There’s this song I’ve heard and sung pretty often at church in the last year or so called “Good Good Father.” In the bridge it says this:
Oh it’s love so undeniable
I, I can hardly speak
Peace so unexplainable
I, I can hardly think
Funny thing though: Some months ago, in a season of some depression, I found myself singing “peace so unobtainable” instead of “unexplainable.” Unobtainable just rolled off the tongue — rhymed and everything. It fit in the lyrics and fit in my experience of the human condition at the time. The reality is peace is so often unobtainable.
Then, last week, I found myself singing at last the songwriters’ intended lyric about peace so unexplainable. Because the bout of depression had long since lifted, the sun was shining, the song was soaring. And because I believe the reality in Christ is that peace is mysteriously actually obtainable.
It’s unexplainable perhaps, as the song suggests, but I want to explain a little how I’ve stumbled into some approximation of peace.
Purpose. As psychologist Viktor Frankl wrote in Man’s Search for Meaning, “Those who have a ‘why’ to live can bear with almost any ‘how.'” So why do I live? Why do you live? For what purpose are you living and breathing and adding things to your to-do list today? I believe we can work in ways that serve others. We can practice hobbies in ways that add beauty to the world around us. We can attend to family, friends, and acquaintances in ways that cultivate care for one another. So much easier said than done, I know, but seriously: It’s actions like visiting my grandma in the hospital, going on a mission trip to Belize, or opening my mind and my writing to justice issues like women’s rights that have pulled me out of my own self, into a sense of purpose, and toward a semblance of peace.
People. Blogger Jeremy Clive Huggins has said this: “All the people I love, I trust, I want to be around, all of them answer, with varying volume, ‘yes’ to the following basic question: ‘Will you be there for me?’ I’ve come to believe it’s the question that houses all my other questions, fears, and longings.” And I agree. When questions, fears, and longings pull us from peace, people can push us politely back toward peace by saying “I’ll be there for you.” People — even professional helpers like counselors and pastors — may not have answers per se to our questions, fears, and longings, but anyone — any professional or parent, peer or professor — can say, “I’ll be there for you.”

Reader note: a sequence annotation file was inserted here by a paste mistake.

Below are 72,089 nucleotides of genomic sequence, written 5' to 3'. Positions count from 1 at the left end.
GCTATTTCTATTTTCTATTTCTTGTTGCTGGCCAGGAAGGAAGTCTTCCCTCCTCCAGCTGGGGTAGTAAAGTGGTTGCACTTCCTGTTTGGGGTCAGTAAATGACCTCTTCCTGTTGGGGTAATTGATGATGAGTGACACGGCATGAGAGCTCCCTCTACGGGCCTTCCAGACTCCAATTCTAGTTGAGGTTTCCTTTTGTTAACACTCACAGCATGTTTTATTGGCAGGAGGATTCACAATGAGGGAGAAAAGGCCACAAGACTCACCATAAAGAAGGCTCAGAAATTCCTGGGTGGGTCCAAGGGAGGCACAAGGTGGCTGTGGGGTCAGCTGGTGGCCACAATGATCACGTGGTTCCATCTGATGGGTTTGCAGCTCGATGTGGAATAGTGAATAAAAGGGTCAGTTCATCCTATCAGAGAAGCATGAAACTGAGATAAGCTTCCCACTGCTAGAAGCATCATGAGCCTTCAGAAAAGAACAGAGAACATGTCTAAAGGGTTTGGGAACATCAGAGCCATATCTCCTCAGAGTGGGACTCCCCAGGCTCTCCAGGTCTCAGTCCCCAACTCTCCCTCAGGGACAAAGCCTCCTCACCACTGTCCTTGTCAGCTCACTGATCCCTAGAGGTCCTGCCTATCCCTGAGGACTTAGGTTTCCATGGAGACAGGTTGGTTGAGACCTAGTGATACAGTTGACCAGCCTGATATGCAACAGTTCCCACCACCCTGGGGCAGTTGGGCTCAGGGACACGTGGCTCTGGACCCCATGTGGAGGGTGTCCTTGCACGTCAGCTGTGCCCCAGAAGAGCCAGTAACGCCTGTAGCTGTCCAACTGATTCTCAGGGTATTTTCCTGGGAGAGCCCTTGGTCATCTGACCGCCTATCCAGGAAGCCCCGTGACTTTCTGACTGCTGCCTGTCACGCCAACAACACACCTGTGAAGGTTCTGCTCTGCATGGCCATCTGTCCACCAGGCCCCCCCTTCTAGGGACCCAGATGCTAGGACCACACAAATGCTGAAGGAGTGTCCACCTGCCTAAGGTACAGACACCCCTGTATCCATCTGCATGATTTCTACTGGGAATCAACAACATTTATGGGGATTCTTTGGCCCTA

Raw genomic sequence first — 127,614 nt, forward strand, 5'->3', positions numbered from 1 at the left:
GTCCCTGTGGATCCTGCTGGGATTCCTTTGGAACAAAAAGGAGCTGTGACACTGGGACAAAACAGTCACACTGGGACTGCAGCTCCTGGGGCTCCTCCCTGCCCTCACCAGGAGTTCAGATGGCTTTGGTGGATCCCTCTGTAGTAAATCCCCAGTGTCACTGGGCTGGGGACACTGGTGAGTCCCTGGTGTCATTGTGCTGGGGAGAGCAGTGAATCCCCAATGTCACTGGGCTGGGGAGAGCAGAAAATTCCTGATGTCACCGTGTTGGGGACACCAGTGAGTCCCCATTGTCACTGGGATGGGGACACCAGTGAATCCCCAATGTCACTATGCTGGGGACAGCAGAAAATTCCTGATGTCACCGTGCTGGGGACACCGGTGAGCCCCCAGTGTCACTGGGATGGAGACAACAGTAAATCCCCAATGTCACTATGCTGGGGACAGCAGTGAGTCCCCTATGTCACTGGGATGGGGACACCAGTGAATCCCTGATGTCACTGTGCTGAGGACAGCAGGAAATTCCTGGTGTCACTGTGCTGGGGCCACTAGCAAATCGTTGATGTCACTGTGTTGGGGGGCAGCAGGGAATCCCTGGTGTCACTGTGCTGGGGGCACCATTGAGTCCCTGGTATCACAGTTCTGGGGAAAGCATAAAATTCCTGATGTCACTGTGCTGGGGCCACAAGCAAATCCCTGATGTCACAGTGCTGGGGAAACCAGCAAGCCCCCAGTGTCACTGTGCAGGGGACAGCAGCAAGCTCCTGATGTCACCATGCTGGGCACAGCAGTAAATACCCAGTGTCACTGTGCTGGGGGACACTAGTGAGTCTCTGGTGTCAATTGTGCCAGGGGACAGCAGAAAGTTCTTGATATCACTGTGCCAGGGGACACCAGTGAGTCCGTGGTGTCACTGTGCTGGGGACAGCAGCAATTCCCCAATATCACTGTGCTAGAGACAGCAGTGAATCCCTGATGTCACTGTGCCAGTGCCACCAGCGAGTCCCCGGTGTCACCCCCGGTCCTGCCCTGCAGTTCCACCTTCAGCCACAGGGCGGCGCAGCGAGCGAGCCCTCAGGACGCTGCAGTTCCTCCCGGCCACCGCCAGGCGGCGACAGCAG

Practice. Having a sense of purpose and having the support of people does not come from one service trip or one social experience — not one a year and probably not even one a month. We understand that athletic ability comes not from the occasional pick-up soccer game but from practice. And so it is with any lifestyle. I’ve been practicing (with admittedly fluctuating commitment) the actions of regularly showing up both physically and mentally at work, serving at church, carving out pockets of time for writing and reading, praying with and for my housemates, and meditating on a couple of Psalms that my spiritual director has recommended.
Over time, thanks be to God, I swear this kind of practice of pursuing purpose and pursuing people points toward peace. It’s ultimately unexplainable, yes, as the song says. But it’s not unobtainable.